Exploring the Link Between Chronic Pain & Alcohol Use

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According to the National Institute on Alcohol Abuse and Alcoholism (NIAAA), more than one-quarter of people with chronic pain report drinking alcohol to alleviate their symptoms. (1) However, research has shown that using alcohol as an analgesic (pain reliever) is ineffective long-term, can increase pain levels, and cause alcohol use disorder and dependence. The healthcare field as a whole agrees that drinking alcohol as a way to treat long-term pain is both counterproductive and risky.

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Dangers of Drinking to Treat Chronic Pain

Any pain that persists for longer than three months can be considered “chronic,” but in some cases, it can last for much longer, even years or decades. (2) It can be caused by any number of issues, including musculoskeletal injuries and autoimmune disorders such as rheumatoid arthritis. Sometimes the cause of chronic pain is dubious or unknown. 

Regardless of its etiology, chronic pain can severely affect a person’s physical and mental well-being and has also been associated with disability, opioid dependence, depression, and anxiety. (3) 

According to a 2016 meta-analysis, between 3-4 standard drinks may, in fact, reduce moderate pain. (4) However, this amount exceeds dietary health guidelines widely considered “moderate” per-day drinking, or no more than one standard drink for women and two for men. (5) (6) Therefore, significant pain relief may require amounts that exceed those considered to be safe and do not contribute to significant health conditions. 

Regular heavy drinking for any reason also increases the risk of developing numerous severe and life-threatening health conditions. These include liver and heart disease, heart disease, stroke, high blood pressure, several forms of cancer, and many more.

Increased Risk of Alcohol Dependence

Drinking above safe standards to achieve pain relief can increase the risk of developing tolerance and chemical and emotional dependence. Moreover, alcohol’s analgesic effects “may contribute to alcohol dependence in those with persistent pain.” (7)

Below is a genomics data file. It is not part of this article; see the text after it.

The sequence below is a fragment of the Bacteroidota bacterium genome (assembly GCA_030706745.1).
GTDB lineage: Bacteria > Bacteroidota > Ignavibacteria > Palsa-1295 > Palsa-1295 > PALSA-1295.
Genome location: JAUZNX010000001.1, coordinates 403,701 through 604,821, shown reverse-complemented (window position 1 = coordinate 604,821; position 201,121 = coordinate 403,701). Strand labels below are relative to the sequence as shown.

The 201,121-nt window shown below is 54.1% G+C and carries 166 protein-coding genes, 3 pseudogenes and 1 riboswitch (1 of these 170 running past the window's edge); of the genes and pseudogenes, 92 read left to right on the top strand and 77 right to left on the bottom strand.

When tolerance develops, increasing amounts of alcohol are required to achieve the desired effects, further intensifying alcohol use and the adverse effects with which it’s associated. (8) Once an alcohol use disorder has fully developed, it can be challenging to break free without professional help. There are numerous reasons why using alcohol to cope with chronic pain is risky and ineffective. Alcohol dependence can result, while chronic pain remains and can even increase over time.

Why People Self-Medicate Chronic Pain with Alcohol

Although it appears alcohol can serve as a pain reliever “at least for…relatively short-term pain” (9), the reason for this is not wholly understood. Some have suggested its ability to reduce anxiety temporarily might be a factor, as well as blocking excitatory receptors in the central nervous system. (10)

Drinking to self-medicate physical or emotional pain occurs for many of the same reasons any substance misuse occurs, but also for some reasons rather unique to alcohol. For example, unlike illicit drugs, alcohol is both legally and easily obtainable. In contrast, opioid prescriptions are often limited to short-term pain and extremely expensive to acquire on the street. 

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Dangers of Combining Pain Medications & Alcohol

Alcohol can be extremely dangerous when combined with pain relievers, opioids, or other substances with sedative effects. Mixing alcohol with medicine as seemingly benign as acetaminophen can lead to liver damage and failure. Furthermore, aspirin and alcohol can result in gastric bleeding. 

Alcohol is the most dangerous when used concurrently with opioids and can lead to respiratory depression, coma, and death. It’s been estimated that alcohol contributes to approximately 22% of overdose deaths related to prescription opioids. (11)

Used independently, both opioids and alcohol (albeit to a much lesser extent) can lead to lethal overdoses by causing central nervous system depression. Using them together amplifies the sedative properties of each and is more likely to result in an overdose than either substance would alone.

Chronic Drinking Tends to Worsen Physical Pain

Chronic drinking appears to be related to increased pain and greater pain severity. (12) For example, it can cause small-fiber peripheral neuropathy, a neurological complication associated with alcoholism. (13) This condition causes pain, tingling, pins and needles, and other altered sensations in the extremities and feet. (14)

In addition, individuals detoxing from alcohol often experience increased pain sensitivity. This condition motivates some to continue or even intensify their drinking to reverse increases in withdrawal-related pain. (15)